Vesa Kataja

University of Eastern Finland, Kuopio, Northern Savo, Finland

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Publications (188)1487.49 Total impact

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    ABSTRACT: Genome-wide association studies (GWAS) and large-scale replication studies have identified common variants in 79 loci associated with breast cancer, explaining ∼14% of the familial risk of the disease. To identify new susceptibility loci, we performed a meta-analysis of 11 GWAS, comprising 15,748 breast cancer cases and 18,084 controls together with 46,785 cases and 42,892 controls from 41 studies genotyped on a 211,155-marker custom array (iCOGS). Analyses were restricted to women of European ancestry. We generated genotypes for more than 11 million SNPs by imputation using the 1000 Genomes Project reference panel, and we identified 15 new loci associated with breast cancer at P < 5 × 10(-8). Combining association analysis with ChIP-seq chromatin binding data in mammary cell lines and ChIA-PET chromatin interaction data from ENCODE, we identified likely target genes in two regions: SETBP1 at 18q12.3 and RNF115 and PDZK1 at 1q21.1. One association appears to be driven by an amino acid substitution encoded in EXO1.
    Nature Genetics 03/2015; DOI:10.1038/ng.3242 · 29.65 Impact Factor
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    ABSTRACT: We recently identified a novel susceptibility variant, rs865686, for estrogen-receptor positive breast cancer at 9q31.2. Here, we report a fine-mapping analysis of the 9q31.2 susceptibility locus using 43,160 cases and 42,600 controls of European ancestry ascertained from 52 studies and a further 5,795 cases and 6,624 controls of Asian ancestry from nine studies. Single nucleotide polymorphism (SNP) rs676256 was most strongly associated with risk in Europeans (OR=0.90 [0.88-0.92]; P-value=1.58 x 10(-25)). This SNP is one of a cluster of highly correlated variants, including rs865686, that spans approximately 14.5 Kb. We identified two additional independent association signals demarcated by SNPs rs10816625 (OR=1.12 [1.08-1.17]; P-value=7.89 x 10(-09)) and rs13294895 (OR=1.09 [1.06-1.12]; P-value=2.97 x 10(-11)). SNP rs10816625, but not rs13294895, was also associated with risk of breast cancer in Asian individuals (OR=1.12 [1.06-1.18]; P-value=2.77 x 10(-05)). Functional genomic annotation using data derived from breast cancer cell-line models indicates that these SNPs localise to putative enhancer elements that bind known drivers of hormone dependent breast cancer, including ER-α, FOXA1 and GATA-3. In vitro analyses indicate that rs10816625 and rs13294895 have allele-specific effects on enhancer activity and suggest chromatin interactions with the KLF4 gene locus. These results demonstrate the power of dense genotyping in large studies to identify independent susceptibility variants. Analysis of associations using subjects with different ancestry, combined with bioinformatic and genomic characterisation, can provide strong evidence for the likely causative alleles and their functional basis. © The Author 2015. Published by Oxford University Press. All rights reserved. For Permissions, please email: journals.permissions@oup.com.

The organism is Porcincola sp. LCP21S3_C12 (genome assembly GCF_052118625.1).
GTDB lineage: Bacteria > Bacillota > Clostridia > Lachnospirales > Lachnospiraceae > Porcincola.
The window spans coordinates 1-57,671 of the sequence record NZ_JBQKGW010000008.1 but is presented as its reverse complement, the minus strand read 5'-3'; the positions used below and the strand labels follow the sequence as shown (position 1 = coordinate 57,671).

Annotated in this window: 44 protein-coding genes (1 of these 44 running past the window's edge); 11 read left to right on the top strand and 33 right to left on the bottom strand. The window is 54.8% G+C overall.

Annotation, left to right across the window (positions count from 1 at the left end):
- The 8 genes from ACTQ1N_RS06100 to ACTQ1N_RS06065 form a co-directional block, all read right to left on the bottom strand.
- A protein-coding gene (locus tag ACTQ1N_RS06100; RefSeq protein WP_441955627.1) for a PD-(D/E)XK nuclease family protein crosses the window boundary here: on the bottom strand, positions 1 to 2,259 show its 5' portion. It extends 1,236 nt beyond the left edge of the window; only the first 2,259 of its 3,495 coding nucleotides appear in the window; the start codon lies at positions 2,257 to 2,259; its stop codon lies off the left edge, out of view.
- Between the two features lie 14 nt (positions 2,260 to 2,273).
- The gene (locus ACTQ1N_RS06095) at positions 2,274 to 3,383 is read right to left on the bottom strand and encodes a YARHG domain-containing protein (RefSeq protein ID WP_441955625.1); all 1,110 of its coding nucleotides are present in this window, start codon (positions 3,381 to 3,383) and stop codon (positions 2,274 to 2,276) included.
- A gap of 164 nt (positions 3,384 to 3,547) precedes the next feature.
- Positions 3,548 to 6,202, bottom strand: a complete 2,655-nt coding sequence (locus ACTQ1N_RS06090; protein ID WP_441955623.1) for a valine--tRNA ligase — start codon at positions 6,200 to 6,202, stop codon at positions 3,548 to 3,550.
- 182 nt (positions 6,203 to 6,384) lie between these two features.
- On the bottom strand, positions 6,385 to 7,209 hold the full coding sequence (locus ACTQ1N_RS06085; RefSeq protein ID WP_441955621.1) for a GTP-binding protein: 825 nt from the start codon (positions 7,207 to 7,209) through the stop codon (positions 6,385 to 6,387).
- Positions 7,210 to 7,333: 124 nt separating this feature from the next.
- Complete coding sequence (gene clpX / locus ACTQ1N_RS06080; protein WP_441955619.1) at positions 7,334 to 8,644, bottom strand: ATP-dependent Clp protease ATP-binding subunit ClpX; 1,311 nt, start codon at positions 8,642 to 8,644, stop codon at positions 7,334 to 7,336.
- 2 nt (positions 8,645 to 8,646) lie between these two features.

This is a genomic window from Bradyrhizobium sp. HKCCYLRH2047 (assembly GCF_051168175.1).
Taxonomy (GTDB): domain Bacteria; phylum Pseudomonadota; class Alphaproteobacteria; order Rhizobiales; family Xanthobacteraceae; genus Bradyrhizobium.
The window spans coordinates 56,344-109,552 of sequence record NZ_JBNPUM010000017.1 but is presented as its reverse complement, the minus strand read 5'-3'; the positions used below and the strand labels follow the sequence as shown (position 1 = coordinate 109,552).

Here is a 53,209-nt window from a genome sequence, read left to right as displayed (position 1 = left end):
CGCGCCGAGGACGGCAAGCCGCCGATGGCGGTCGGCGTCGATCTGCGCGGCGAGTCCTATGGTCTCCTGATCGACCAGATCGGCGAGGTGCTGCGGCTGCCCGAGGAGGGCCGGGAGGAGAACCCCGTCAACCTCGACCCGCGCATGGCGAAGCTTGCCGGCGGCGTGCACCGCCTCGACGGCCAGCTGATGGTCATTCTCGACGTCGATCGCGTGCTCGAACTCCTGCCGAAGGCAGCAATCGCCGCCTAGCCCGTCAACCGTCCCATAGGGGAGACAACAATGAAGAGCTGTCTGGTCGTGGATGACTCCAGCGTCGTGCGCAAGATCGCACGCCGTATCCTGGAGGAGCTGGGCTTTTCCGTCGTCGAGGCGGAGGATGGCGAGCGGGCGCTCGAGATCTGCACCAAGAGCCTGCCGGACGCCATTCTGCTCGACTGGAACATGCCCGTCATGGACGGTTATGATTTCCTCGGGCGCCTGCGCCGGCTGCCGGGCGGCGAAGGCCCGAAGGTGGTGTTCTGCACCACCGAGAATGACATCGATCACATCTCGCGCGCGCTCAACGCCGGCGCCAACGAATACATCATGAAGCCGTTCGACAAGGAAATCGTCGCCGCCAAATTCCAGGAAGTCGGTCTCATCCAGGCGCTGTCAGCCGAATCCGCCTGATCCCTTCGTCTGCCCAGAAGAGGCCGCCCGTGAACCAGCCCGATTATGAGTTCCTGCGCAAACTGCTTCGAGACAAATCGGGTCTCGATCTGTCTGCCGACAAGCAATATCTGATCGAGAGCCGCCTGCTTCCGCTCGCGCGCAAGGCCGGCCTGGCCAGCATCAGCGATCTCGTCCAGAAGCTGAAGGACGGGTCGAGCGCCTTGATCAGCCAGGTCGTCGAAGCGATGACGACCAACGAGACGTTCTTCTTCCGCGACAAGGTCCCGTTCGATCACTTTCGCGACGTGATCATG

Human Molecular Genetics 02/2015; DOI:10.1093/hmg/ddv035 · 6.68 Impact Factor
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    ABSTRACT: The chromosomal passenger complex (CPC) plays a pivotal role in the regulation of cell division. Therefore inherited CPC variability could influence tumor development. The present candidate gene approach investigates the relationship between single nucleotide polymorphisms (SNPs) in genes encoding key CPC components and breast cancer risk. Fifteen SNPs in four CPC genes (INCENP AURKB BIRC5 and CDCA8) were genotyped in 88,911 European women from 39 case-control studies of the Breast Cancer Association Consortium. Possible associations were investigated in fixed-effects meta-analyses. The synonymous SNP rs1675126 in exon 7 of INCENP was associated with overall breast cancer risk (per A allele OR 0.95 95% CI 1.02-1.10, p=0.0002). Two genotyped SNPs in BIRC5 were associated with familial breast cancer risk (top SNP rs2071214: per G allele OR 1.12, 95% CI 1.04-1.21, p=0.002). The data suggest that INCENP in the CPC pathway contributes to ER negative breast cancer susceptibility in the European population. In spite of a modest contribution of CPC inherited variants to the total burden of sporadic and familial breast cancer, their potential as novel targets for breast cancer treatment should be further investigated. © The Author 2015. Published by Oxford University Press. All rights reserved. For Permissions please email: journals.permissions@oup.com.
    Carcinogenesis 01/2015; DOI:10.1093/carcin/bgu326 · 5.27 Impact Factor